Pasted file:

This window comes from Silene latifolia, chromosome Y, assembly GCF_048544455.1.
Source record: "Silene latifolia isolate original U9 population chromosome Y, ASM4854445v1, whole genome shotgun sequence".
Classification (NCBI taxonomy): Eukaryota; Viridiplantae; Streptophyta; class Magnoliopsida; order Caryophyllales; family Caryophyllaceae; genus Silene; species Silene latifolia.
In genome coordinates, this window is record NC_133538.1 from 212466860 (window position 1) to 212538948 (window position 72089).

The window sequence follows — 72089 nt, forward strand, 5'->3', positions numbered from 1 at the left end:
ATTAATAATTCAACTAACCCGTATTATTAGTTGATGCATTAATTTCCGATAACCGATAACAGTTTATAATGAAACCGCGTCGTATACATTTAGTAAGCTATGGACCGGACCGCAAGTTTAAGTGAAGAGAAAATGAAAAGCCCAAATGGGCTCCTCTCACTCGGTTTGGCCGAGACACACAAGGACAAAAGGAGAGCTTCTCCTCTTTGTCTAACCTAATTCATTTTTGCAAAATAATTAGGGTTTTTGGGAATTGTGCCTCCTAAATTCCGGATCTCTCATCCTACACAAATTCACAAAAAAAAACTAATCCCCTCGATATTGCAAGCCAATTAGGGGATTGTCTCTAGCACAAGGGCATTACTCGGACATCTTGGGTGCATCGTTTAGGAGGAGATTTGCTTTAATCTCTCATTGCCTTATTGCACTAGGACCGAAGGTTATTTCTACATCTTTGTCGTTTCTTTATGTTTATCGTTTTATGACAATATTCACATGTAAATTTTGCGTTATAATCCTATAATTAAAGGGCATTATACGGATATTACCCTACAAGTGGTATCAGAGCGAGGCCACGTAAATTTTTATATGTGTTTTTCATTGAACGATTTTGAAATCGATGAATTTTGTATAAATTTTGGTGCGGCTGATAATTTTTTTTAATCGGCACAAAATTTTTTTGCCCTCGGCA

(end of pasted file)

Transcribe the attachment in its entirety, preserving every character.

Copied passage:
This window comes from Silene latifolia, chromosome Y, assembly GCF_048544455.1.
Source record: "Silene latifolia isolate original U9 population chromosome Y, ASM4854445v1, whole genome shotgun sequence".
Classification (NCBI taxonomy): Eukaryota; Viridiplantae; Streptophyta; class Magnoliopsida; order Caryophyllales; family Caryophyllaceae; genus Silene; species Silene latifolia.
In genome coordinates, this window is record NC_133538.1 from 212466860 (window position 1) to 212538948 (window position 72089).

The window sequence follows — 72089 nt, forward strand, 5'->3', positions numbered from 1 at the left end:
ATTAATAATTCAACTAACCCGTATTATTAGTTGATGCATTAATTTCCGATAACCGATAACAGTTTATAATGAAACCGCGTCGTATACATTTAGTAAGCTATGGACCGGACCGCAAGTTTAAGTGAAGAGAAAATGAAAAGCCCAAATGGGCTCCTCTCACTCGGTTTGGCCGAGACACACAAGGACAAAAGGAGAGCTTCTCCTCTTTGTCTAACCTAATTCATTTTTGCAAAATAATTAGGGTTTTTGGGAATTGTGCCTCCTAAATTCCGGATCTCTCATCCTACACAAATTCACAAAAAAAAACTAATCCCCTCGATATTGCAAGCCAATTAGGGGATTGTCTCTAGCACAAGGGCATTACTCGGACATCTTGGGTGCATCGTTTAGGAGGAGATTTGCTTTAATCTCTCATTGCCTTATTGCACTAGGACCGAAGGTTATTTCTACATCTTTGTCGTTTCTTTATGTTTATCGTTTTATGACAATATTCACATGTAAATTTTGCGTTATAATCCTATAATTAAAGGGCATTATACGGATATTACCCTACAAGTGGTATCAGAGCGAGGCCACGTAAATTTTTATATGTGTTTTTCATTGAACGATTTTGAAATCGATGAATTTTGTATAAATTTTGGTGCGGCTGATAATTTTTTTTAATCGGCACAAAATTTTTTTGCCCTCGGCA